Given the way GoI treats oil firms, it sure feels that way
It was precisely because India’s oil production was stagnating at around 30 million tonnes in the 1990s that the government decided to bring in private players in the mid-90s, the terms for this were later standardised under the New Exploration and Licensing Policy (NELP). While private producers are giving the state-owned ONGC a run for its money, part of this production, or exploration, is from pre-NELP rounds. But if you look at NELP rounds, which is how all fresh blocks will be given out for exploration and production in the future, they already account for around 30-40% of all gas production in the country—their contribution in terms of oil is negligible. A total of 31 NELP discoveries have declared commercial in-place oil reserves of around 31 million tonnes and around 660 billion cubic metres of gas—the rest of the 107 hydrocarbon discoveries under NELP are under various stages of evaluation and appraisal. The reserves in these 31 discoveries equal around 6 months production in terms of oil (based on current levels) and about 10 years of gas production. Not only is that significant, keeping in mind how the shale revolution has completely changed the US, and the global, energy balance—from zero in 1990, shale gas today accounts for over 20% of US domestic gas supply—the potential of new discoveries can be truly huge; till RIL began exploration, who thought the KG Basin could yield so much gas?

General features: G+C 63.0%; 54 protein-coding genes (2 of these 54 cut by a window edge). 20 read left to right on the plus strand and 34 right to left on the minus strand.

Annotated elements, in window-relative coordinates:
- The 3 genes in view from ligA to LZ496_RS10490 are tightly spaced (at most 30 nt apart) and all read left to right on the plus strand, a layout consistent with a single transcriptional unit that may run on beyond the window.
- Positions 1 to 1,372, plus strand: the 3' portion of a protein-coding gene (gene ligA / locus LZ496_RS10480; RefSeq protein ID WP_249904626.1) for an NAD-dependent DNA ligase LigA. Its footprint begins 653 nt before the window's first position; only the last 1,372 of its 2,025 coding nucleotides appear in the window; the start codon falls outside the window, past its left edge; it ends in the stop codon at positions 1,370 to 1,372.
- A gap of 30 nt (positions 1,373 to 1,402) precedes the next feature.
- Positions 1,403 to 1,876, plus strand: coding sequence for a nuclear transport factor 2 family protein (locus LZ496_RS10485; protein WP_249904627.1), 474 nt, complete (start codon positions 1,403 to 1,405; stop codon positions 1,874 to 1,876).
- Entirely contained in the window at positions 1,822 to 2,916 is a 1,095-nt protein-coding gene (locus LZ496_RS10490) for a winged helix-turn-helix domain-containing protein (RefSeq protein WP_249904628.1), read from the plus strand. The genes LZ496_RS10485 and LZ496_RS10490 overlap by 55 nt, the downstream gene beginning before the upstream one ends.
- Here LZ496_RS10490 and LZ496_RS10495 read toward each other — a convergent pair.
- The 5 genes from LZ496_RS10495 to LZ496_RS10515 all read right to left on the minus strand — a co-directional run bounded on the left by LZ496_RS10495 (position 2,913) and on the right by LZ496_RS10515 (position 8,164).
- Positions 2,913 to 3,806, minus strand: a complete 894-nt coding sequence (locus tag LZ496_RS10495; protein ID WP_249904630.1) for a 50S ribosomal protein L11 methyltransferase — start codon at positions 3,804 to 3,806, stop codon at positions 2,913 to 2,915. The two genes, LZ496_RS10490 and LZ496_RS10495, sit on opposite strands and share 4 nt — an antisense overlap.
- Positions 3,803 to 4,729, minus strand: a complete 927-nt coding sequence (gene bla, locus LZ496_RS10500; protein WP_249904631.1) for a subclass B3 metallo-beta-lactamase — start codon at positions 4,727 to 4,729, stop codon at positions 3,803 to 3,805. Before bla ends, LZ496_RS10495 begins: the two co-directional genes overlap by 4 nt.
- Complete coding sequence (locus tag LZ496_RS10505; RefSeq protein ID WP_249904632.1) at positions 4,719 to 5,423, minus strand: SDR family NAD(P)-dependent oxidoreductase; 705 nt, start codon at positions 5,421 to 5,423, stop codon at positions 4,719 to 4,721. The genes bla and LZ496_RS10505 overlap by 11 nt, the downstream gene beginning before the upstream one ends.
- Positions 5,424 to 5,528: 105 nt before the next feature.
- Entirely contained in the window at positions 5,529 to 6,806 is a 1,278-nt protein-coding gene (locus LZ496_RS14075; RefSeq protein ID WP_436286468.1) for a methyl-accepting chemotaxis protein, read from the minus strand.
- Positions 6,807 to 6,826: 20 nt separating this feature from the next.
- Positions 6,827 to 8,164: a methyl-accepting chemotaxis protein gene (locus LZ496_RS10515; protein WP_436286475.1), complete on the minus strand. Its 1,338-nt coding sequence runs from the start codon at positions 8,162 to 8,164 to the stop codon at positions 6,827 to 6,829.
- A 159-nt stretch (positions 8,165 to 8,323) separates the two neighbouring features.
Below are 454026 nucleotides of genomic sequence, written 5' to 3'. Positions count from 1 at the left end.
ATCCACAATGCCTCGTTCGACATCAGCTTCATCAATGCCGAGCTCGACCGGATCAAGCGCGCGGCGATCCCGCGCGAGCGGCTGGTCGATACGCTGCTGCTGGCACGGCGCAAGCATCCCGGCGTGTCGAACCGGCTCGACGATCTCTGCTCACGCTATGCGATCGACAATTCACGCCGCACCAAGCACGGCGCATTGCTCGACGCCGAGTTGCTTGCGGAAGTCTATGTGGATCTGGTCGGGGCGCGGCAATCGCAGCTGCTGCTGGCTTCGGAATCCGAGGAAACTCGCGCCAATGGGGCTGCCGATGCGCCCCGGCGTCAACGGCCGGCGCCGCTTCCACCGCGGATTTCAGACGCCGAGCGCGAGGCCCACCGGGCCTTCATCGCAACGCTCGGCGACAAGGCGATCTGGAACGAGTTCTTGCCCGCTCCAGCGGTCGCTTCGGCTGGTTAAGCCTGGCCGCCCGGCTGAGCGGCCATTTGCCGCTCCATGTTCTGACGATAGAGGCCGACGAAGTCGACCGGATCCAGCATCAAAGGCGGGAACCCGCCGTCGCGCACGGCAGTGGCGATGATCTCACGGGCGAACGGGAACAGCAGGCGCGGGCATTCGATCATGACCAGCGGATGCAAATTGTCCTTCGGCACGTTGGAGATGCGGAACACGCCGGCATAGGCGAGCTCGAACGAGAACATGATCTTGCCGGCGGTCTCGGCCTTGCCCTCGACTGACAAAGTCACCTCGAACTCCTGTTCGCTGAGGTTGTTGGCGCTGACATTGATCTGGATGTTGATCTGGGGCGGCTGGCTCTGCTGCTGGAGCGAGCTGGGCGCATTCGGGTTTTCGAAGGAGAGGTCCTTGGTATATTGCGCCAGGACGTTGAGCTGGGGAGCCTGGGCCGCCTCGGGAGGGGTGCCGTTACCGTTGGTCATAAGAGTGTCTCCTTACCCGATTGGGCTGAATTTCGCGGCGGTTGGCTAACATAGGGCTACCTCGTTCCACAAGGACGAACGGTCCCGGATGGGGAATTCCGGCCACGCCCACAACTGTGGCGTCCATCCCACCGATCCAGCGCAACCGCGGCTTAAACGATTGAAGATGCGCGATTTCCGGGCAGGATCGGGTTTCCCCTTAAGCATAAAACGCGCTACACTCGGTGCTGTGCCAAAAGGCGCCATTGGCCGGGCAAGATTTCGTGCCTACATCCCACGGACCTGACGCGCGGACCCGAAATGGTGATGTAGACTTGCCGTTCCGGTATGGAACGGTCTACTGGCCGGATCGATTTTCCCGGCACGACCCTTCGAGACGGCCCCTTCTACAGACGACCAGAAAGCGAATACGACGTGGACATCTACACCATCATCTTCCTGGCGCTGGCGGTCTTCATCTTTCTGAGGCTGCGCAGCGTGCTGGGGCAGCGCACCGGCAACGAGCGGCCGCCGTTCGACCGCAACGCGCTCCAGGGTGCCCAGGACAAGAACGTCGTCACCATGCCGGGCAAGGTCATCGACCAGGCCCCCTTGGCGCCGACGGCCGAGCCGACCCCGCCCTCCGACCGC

Which is why it comes as a shock, as FE has reported today, that the number of exploration wells drilled in NELP blocks has fallen from 60 for the NELP V rounds to zero for NELP VII to IX. The reasons for this vary. As FE reported in April, the government was sitting on Cairn India’s proposal to do more exploration which, Cairn and ONGC are confident will yield another 65,000 bpd of oil (leading to $15 billion more for government, in net present value terms, http://goo.gl/o1nZr). In three other Cairn blocks, FE reported last week (http://goo.gl/3zww9), the company had no option but to declare force majeure as it found it could not access its fields as they were part of a naval exercise range, an army firing range, and so on. One presentation made to the petroleum ministry says exploration spend in India for NELP rounds is down from $4 billion in 2007 to a mere $4.7 million in 2011. While some part of this is natural as firms move from exploration to production phases, surely with newer firms coming in this dramatic fall is problematic? Now that the Prime Minister has promised to take charge, this is an urgent priority area—one in which, incidentally, there cannot be any political opposition to any move he makes.